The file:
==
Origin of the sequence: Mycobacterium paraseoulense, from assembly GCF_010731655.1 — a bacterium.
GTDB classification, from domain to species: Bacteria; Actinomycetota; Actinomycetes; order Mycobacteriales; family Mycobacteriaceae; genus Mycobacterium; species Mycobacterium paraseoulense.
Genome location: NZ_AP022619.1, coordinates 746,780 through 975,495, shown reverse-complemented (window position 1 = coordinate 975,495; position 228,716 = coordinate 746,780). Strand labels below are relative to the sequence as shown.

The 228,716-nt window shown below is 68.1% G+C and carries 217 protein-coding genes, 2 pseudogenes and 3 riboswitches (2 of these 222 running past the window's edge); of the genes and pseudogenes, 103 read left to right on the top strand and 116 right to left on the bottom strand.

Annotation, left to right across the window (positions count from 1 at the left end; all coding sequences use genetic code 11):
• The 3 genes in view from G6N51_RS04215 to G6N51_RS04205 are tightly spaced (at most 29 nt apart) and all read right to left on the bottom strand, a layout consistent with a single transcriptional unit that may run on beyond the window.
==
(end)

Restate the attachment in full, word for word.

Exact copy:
Origin of the sequence: Mycobacterium paraseoulense, from assembly GCF_010731655.1 — a bacterium.
GTDB classification, from domain to species: Bacteria; Actinomycetota; Actinomycetes; order Mycobacteriales; family Mycobacteriaceae; genus Mycobacterium; species Mycobacterium paraseoulense.
Genome location: NZ_AP022619.1, coordinates 746,780 through 975,495, shown reverse-complemented (window position 1 = coordinate 975,495; position 228,716 = coordinate 746,780). Strand labels below are relative to the sequence as shown.

The 228,716-nt window shown below is 68.1% G+C and carries 217 protein-coding genes, 2 pseudogenes and 3 riboswitches (2 of these 222 running past the window's edge); of the genes and pseudogenes, 103 read left to right on the top strand and 116 right to left on the bottom strand.

Annotation, left to right across the window (positions count from 1 at the left end; all coding sequences use genetic code 11):
• The 3 genes in view from G6N51_RS04215 to G6N51_RS04205 are tightly spaced (at most 29 nt apart) and all read right to left on the bottom strand, a layout consistent with a single transcriptional unit that may run on beyond the window.